Science Museum Lates talk: “Remember the Future? What ‘Jetsons: The Movie’ means for scientific progress”

From fellow Consortiumite and Static editor James Hawthorne’s website:

“On Wednesday 28th March I’ll be delivering a talk at London’s Science Museum as part of their Lates events series for adults. More details can be found at my FB event for the talk or at the Science Museum’s website. I’d love to see a few friendly faces there! Although, as the old cliché goes, everyone in London is friendly anyway. In any case, I thought I’d post a rundown of what I’m going to be talking about in a bit more detail.

A live-action movie version of the classic Hanna Barbera cartoon The Jetsons has been ticking along for some time now—apparently with Kanye West as creative director. Taking the prophecies of the first season of The Jetsons (aired in 1962) seriously, we should already be living in the scientifically-perfected future George, Judy, Elroy and the gang inhabited. What went wrong?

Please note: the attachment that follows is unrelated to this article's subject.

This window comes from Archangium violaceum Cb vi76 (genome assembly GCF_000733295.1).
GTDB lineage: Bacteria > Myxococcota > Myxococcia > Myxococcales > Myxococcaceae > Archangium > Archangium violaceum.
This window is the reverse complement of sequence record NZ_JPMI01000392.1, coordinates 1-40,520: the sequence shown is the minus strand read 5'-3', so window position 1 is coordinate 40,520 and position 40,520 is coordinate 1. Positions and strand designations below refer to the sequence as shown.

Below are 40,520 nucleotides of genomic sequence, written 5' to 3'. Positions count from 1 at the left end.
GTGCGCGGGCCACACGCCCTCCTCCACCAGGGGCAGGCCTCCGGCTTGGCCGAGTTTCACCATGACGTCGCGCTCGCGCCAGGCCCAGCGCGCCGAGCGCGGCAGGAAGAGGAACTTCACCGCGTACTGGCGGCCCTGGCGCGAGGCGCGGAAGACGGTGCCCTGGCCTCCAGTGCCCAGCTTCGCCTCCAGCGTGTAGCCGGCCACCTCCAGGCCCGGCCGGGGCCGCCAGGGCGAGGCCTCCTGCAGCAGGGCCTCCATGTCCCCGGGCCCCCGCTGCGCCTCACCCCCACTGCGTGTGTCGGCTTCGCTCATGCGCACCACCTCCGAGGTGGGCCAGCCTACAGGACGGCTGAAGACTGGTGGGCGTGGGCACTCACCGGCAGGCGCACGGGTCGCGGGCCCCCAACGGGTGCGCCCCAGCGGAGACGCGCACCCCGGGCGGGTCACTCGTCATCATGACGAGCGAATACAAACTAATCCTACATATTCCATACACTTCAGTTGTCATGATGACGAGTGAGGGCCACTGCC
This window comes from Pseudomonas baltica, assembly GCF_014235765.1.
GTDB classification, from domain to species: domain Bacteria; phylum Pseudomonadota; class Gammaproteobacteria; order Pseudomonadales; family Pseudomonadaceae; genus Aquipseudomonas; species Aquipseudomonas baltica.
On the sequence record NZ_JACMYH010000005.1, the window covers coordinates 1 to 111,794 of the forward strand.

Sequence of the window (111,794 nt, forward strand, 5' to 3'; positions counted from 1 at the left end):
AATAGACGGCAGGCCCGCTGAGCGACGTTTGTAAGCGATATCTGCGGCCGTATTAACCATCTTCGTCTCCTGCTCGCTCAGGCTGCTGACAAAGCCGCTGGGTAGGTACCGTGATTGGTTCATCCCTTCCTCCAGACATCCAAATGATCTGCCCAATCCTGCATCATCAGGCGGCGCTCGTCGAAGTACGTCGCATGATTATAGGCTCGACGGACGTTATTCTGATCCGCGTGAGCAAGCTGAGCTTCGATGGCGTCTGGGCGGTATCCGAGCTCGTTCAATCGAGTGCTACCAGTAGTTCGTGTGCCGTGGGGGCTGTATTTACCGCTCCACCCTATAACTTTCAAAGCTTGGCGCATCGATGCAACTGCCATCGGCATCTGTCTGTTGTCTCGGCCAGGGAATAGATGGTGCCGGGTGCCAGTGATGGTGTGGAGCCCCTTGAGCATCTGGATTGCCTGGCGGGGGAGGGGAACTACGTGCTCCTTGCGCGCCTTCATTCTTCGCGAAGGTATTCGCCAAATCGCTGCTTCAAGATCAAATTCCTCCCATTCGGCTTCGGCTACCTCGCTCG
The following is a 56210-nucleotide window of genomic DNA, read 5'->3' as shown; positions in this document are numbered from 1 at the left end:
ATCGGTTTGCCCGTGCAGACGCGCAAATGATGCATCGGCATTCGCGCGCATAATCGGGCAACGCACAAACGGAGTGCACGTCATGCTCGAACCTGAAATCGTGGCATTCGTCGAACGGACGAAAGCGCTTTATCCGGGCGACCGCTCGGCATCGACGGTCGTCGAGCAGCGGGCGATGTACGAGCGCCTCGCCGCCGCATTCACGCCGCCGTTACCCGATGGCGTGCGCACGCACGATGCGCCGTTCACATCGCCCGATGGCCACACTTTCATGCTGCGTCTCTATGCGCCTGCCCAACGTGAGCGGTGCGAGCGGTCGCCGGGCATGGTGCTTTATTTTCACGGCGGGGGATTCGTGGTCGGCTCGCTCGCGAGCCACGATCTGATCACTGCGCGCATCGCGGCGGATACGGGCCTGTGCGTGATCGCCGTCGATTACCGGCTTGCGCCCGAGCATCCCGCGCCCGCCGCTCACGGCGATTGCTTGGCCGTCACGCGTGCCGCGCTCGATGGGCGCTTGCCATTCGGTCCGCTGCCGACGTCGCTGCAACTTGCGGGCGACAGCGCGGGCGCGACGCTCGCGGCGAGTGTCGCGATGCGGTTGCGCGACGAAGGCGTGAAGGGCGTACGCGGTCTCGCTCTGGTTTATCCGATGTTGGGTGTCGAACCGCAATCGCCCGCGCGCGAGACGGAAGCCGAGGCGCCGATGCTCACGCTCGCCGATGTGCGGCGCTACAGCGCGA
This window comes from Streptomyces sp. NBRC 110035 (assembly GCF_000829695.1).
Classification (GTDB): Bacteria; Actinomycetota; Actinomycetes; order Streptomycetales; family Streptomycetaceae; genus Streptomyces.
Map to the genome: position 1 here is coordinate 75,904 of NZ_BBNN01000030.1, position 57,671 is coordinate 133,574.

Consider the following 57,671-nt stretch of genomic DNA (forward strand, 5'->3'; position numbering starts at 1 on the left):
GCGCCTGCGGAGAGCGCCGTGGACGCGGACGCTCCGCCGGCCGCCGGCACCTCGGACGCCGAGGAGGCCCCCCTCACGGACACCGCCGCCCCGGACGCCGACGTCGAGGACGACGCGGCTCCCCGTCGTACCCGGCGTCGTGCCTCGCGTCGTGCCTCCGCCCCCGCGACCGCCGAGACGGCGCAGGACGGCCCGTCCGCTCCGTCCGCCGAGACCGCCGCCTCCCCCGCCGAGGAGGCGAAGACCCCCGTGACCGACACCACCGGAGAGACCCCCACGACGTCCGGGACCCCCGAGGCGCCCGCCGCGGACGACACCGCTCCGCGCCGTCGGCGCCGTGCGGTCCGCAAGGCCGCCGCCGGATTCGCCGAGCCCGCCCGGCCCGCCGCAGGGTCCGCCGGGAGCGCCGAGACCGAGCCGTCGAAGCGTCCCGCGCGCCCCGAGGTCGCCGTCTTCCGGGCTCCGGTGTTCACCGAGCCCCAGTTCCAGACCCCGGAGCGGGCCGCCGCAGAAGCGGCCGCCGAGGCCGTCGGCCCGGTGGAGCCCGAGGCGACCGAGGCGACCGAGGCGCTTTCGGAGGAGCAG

By examining the differences between the original 1960s rendering of The Jetsons and its 1980s rebirth (which accounts for 51 of the 75 extant episodes of the series), we can begin to pinpoint where the dream of enlightened scientific progress began to unravel. Was the later George Jetson a nostalgic throwback to a past where the future was—so to speak—present? Or is the future that the 1980s episodes portray fundamentally different to—and darker than—the naïve Googie vision of tomorrow that 1962 foresaw?

Utilising a number of humorous clips from the classic cartoon, I will attempt to explain why contemporary cultural visions of the future are key to historical understanding of the past. Moreover, we might ask what the new movie will tell us about our own vision of the future of science? What beautiful dark twisted fantasy does Kanye have in store for us?”

I don’t know – you tell us, James!

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